Think-Tank Creates Food Price-Volatility Detector

Anew statistical tool will help world leaders identify when food prices become dangerously volatile and help hunger fighters decide when to release food reserves to feed the poor, said a think-tank July 7.

The tool developed by the International Food Policy Research Institute (IFPRI) could answer two goals of agriculture ministers from the Group of 20 wealthy nations – it will make commodity markets easier to understand and help in design of a food safety net.

IFPRI said its tool will provide an early warning of excessive variability in food prices. Abnormal fluctuations in prices and returns usually are accompanied by lack of access to food by poor people. The IFPRI model tracks hard and soft wheat, corn and soybeans.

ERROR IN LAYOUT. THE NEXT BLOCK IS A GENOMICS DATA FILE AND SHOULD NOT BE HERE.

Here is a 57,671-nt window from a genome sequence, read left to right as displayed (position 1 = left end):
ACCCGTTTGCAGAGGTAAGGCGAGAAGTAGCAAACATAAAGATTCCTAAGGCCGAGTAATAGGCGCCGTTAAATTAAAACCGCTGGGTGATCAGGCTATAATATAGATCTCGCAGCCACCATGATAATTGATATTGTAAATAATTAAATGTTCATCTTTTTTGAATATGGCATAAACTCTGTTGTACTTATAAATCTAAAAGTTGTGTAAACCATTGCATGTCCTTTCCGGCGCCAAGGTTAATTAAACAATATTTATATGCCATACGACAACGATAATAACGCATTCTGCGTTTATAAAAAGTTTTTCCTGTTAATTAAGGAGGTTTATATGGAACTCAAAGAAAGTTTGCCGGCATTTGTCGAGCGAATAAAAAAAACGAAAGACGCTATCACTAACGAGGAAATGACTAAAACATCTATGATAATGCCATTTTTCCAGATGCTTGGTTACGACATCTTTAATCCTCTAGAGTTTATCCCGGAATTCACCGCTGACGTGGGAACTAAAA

Some 925 million people are chronically hungry worldwide. A surge in grain and soybean prices pushed a global food price index to a record high in February. The index remains at near-record levels.

Meeting in late June, the G20 agriculture ministers agreed to gather data on food output and supplies to calm volatile prices. They also asked the World Food Program to develop a pilot program for small regional food stockpiles for emergency use.

IFPRI will help operate the Agricultural Market Information System, based at the UN Food and Agriculture Organization. IFPRI is part of the Consultative Group on International Agricultural Research, a network of research centres.

With its price volatility tool, IFPRI scans closing futures prices daily for variations that would occur with less than a five per cent probability. The results are grouped with the preceding 60 days to judge if there is a period of excessive volatility.

The information could allow government officials to look at supplies and decide whether to wait out a price spike.

The tool, a non-parametric extreme quantile model, “allows the data to really speak,” said Carlos Martins Filho, IFPRI senior research fellow. He said it was “fully flexible” and could be applied to other commodities.



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